News & Politics

5 Tips For Keeping Pets Safe in the Heat

For one, don't leave them in a hot car.

Walk your dog early in the morning to avoid the midday heat wave. Photograph via iStock.

In 2016, a puggle died in Falls Church after its 19-year-old owner left it inside a car while she went shopping in PetSmart. She was arrested in the parking lot and charged with felony animal cruelty.

For pet owners (and parents), this may seem like an obvious mistake to avoid. But there are other, more insidious ways the heat can affect our furry friends, which deal with high temperatures differently than we do. According to Alexandra Dilley, the director of behavior and training for the Washington Human Society-Washington Animal Rescue League, dogs can die of heat stroke in five to ten minutes. “It happens very quickly,” she says.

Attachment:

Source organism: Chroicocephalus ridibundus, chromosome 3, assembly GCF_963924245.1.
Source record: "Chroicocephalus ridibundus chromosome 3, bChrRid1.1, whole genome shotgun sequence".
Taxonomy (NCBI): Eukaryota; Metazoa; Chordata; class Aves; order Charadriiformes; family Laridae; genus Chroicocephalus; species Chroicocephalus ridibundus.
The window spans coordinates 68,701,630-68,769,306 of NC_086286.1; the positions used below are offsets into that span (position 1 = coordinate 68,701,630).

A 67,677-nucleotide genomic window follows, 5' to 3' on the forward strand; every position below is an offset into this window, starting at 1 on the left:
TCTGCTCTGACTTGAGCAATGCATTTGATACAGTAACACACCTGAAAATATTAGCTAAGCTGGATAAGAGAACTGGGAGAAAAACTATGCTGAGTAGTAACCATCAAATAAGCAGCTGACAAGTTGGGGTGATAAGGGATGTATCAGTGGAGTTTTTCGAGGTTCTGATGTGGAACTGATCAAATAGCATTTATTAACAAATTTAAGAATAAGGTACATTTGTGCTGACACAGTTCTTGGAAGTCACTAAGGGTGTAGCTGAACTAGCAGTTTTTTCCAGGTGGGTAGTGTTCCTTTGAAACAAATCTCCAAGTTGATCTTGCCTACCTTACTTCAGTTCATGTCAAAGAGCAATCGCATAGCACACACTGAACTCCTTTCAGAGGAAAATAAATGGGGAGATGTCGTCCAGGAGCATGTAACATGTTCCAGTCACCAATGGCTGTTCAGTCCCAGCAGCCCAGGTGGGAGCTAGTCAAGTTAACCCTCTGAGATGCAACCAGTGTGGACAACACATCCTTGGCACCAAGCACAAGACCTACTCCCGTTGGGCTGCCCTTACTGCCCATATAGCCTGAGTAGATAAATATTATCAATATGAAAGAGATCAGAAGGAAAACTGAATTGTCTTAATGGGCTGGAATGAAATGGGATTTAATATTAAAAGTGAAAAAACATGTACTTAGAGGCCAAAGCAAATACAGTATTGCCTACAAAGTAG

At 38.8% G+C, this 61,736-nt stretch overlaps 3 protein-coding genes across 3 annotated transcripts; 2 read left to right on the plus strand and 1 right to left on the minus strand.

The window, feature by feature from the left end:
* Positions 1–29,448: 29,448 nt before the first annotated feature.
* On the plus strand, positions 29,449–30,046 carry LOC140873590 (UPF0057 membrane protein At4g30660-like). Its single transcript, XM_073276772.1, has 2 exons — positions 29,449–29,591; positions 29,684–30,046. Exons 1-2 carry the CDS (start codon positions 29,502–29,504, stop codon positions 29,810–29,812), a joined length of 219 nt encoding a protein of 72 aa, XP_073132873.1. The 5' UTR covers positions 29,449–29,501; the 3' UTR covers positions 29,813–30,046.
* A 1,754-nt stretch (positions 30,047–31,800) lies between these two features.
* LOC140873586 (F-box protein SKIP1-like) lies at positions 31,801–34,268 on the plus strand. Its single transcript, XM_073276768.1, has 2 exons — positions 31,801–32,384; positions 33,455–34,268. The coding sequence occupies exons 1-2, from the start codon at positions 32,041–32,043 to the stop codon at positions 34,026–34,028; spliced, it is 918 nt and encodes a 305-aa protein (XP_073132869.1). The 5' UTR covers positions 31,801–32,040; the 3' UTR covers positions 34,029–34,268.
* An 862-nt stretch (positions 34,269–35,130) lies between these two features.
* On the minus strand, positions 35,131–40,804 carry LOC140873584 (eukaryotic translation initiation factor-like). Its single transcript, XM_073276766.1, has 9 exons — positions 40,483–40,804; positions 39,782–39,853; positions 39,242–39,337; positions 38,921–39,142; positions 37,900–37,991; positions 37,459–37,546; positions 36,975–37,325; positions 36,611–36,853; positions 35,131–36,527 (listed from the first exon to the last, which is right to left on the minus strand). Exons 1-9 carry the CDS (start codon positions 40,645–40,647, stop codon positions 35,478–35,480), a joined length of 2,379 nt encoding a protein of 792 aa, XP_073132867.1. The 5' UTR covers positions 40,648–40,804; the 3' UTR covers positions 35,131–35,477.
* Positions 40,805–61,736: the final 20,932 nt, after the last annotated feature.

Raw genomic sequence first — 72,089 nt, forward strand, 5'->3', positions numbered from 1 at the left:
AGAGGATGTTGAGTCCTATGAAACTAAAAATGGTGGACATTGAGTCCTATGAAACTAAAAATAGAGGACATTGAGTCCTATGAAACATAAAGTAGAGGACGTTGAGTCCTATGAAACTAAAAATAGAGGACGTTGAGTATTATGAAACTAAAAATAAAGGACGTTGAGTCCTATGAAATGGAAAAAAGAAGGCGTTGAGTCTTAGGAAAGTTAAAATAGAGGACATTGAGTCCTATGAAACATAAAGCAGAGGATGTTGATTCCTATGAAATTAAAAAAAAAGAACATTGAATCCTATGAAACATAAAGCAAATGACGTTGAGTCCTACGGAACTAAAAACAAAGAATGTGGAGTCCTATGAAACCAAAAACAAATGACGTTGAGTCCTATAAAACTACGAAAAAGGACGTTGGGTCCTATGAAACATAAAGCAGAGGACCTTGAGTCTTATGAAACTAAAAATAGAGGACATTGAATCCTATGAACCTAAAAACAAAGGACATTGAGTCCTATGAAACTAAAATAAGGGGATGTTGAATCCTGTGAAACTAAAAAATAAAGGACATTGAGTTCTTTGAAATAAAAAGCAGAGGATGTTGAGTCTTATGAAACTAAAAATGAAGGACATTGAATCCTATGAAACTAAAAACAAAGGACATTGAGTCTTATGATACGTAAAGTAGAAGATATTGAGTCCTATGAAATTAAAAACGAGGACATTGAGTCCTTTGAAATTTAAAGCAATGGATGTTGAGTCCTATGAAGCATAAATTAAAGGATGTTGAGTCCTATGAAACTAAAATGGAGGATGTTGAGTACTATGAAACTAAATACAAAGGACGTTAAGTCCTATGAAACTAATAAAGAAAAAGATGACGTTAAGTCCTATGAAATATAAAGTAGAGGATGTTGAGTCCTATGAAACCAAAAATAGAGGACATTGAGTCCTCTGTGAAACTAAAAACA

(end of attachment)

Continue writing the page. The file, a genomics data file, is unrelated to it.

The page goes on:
Here are five other tips from Dilley, who’s urging pet owners to take extra precautions in the extreme heat.

• Be especially careful with animals with short snouts such as bulldogs, pugs, Boston terriers, and Persian cats, which are especially susceptible to the heat since they can’t cool themselves as quickly through their mouths.

• If you notice excessive panting, drooling, or lethargy, these are signs of overheating, and you should move your pet inside, apply ice packs or cold towels to its head, neck and chest, and give it water. You can also put it in a cool bathtub. If that doesn’t help, contact your veterinarian immediately.

• Dogs with heavy coats, like huskies, should be kept inside at all times if possible. “Imagine if you had a fur coat on and someone left you outside in the heat,” Dilley says.

• Walk your dog early in the morning or late at night to avoid the hottest parts of the day. And carry extra water with you.

• Keep dogs away from asphalt. Their paws are sensitive to the hot surface, and because their bodies are low to the ground, they can overheat faster. 

And as always, if you see a dog left in a car, call for help immediately.

Web producer/writer

Greta started as an editorial fellow in January 2016 and joined as a full-time staff member that August. She now works as a web producer and writer. She was previously an intern at Slate and National Geographic and graduated from the University of Missouri’s Journalism School. She lives in Adams Morgan.